Special from the Naples Daily News by Eric Staats:
Neither ranchers nor researchers knew what to expect when they kicked off a two-year study last year to try to figure out how often Florida panthers are attacking newborn calves around Immokalee.
A report on the first year of the study is putting some hard numbers to the problem, for the first time, and is revealing some surprises, they say.
"I think we have a good handle on what happened," said University of Florida graduate student Caitlin Jacobs, who conducted the study with the help of ranchers.
Getting to the bottom of the problem of panthers preying on cattle herds looms large because private landowners' cooperation is key to the survival of a rebounding population of the endangered species that's running out of room in Southwest Florida.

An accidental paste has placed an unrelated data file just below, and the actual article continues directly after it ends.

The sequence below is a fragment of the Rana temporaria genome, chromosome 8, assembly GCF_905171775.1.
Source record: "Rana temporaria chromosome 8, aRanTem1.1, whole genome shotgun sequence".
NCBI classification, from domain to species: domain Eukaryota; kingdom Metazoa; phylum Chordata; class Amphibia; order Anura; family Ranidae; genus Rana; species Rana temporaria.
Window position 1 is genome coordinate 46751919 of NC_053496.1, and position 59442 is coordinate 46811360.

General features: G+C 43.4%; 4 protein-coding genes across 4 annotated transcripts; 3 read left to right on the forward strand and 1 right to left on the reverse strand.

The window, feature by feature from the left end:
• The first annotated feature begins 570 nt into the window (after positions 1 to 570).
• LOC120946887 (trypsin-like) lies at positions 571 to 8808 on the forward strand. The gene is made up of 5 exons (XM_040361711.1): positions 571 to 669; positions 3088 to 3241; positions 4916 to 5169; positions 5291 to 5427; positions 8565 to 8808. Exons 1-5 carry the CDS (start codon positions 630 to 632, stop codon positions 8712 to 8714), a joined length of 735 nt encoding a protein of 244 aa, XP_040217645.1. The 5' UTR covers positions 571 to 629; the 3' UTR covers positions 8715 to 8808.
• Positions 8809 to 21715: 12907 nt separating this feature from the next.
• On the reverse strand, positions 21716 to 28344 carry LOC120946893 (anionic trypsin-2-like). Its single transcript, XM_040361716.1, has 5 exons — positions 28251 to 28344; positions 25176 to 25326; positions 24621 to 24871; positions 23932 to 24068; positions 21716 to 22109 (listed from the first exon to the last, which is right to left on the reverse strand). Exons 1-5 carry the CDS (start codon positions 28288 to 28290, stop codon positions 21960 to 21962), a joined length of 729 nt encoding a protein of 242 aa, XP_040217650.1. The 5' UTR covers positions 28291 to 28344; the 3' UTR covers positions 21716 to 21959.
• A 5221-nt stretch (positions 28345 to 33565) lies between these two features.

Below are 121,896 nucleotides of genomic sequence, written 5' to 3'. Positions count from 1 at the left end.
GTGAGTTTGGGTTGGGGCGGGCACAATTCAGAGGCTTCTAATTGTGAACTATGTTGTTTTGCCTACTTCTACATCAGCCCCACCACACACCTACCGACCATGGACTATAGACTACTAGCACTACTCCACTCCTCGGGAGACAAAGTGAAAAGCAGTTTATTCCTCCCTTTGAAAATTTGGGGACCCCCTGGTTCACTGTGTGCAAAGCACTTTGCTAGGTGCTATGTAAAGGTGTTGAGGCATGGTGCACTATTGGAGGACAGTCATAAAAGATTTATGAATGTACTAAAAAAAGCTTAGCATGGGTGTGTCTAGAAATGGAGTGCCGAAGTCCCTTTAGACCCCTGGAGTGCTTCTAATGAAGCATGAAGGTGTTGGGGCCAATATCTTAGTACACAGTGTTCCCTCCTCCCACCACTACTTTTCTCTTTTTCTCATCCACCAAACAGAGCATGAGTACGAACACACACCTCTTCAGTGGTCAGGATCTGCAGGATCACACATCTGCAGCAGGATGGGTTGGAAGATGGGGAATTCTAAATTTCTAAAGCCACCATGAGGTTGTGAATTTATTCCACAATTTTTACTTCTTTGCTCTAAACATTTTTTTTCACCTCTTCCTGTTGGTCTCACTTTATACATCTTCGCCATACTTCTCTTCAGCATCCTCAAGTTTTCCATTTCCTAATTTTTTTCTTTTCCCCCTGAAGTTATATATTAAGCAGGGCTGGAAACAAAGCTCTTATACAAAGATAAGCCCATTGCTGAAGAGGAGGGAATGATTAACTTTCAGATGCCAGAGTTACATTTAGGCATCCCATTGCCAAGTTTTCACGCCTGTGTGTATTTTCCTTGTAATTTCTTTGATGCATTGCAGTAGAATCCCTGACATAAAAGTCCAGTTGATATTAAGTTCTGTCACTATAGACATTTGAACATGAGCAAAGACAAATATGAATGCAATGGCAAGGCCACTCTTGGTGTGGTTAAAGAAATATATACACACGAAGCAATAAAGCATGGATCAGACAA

The study is helping guide the development of a possible program to compensate ranchers for calf losses, either paying ranchers per killed animal or paying a so-called "ecosystem services" fee to reward ranchers for the environmental benefit of their land.
Scientists estimate that as many as 160 panthers live in the wild, up from as few as 30. A recovery plan calls for establishing new panther populations in other parts of Florida, raising concerns about conflicts between panthers and humans elsewhere.
The study tagged 98 calves at the JB Ranch and 108 calves at the Immokalee Ranch with ear transmitters that allowed researchers to keep track of the calves during calving season from September 2011 to April 2012.